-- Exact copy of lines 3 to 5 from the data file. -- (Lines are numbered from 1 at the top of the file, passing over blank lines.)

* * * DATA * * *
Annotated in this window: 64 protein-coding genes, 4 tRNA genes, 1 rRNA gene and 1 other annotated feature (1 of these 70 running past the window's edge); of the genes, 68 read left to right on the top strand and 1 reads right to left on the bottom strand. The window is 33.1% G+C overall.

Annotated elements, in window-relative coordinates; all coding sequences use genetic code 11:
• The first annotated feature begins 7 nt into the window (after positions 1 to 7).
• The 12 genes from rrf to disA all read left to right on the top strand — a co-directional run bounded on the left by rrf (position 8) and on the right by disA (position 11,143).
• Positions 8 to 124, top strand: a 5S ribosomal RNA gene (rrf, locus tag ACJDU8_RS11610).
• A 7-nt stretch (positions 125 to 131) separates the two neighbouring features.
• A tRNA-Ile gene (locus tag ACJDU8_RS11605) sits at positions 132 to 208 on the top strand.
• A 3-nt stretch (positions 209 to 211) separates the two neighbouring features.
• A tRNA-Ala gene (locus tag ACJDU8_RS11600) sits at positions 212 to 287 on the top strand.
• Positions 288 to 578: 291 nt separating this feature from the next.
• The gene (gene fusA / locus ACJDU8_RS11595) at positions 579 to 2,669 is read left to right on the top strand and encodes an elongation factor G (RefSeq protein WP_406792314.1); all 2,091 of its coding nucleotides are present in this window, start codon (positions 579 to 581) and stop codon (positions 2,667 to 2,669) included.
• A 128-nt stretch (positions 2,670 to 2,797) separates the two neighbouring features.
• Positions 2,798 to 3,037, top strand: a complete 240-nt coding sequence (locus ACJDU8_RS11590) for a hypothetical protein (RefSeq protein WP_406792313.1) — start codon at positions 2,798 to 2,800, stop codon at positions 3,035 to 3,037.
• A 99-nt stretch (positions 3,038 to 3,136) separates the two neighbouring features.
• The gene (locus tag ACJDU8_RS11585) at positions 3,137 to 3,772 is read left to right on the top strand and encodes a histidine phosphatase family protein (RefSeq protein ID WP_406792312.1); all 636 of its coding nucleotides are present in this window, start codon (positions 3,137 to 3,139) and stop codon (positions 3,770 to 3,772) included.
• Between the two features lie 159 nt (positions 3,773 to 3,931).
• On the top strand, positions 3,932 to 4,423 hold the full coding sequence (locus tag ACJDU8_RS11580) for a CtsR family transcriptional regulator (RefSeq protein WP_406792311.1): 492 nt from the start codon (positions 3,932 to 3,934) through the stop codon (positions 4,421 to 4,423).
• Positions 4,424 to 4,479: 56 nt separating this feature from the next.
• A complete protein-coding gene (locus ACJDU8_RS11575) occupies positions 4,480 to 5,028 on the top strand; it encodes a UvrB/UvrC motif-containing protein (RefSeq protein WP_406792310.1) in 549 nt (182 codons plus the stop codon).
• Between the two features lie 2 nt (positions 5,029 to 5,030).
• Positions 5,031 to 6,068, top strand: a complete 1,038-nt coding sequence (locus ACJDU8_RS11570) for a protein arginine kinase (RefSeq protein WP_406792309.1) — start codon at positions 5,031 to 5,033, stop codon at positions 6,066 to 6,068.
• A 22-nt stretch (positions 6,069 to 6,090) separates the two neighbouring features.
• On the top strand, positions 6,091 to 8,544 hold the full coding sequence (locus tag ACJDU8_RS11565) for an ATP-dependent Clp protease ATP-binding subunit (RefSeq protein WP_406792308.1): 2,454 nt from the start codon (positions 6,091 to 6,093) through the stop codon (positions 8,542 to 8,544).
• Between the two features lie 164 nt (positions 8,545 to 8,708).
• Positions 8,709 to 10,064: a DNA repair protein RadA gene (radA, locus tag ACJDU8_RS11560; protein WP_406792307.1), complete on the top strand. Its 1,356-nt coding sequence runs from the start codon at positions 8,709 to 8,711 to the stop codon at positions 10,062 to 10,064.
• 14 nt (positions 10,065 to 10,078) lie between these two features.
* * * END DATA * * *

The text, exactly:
• The first annotated feature begins 7 nt into the window (after positions 1 to 7).
• The 12 genes from rrf to disA all read left to right on the top strand — a co-directional run bounded on the left by rrf (position 8) and on the right by disA (position 11,143).
• Positions 8 to 124, top strand: a 5S ribosomal RNA gene (rrf, locus tag ACJDU8_RS11610).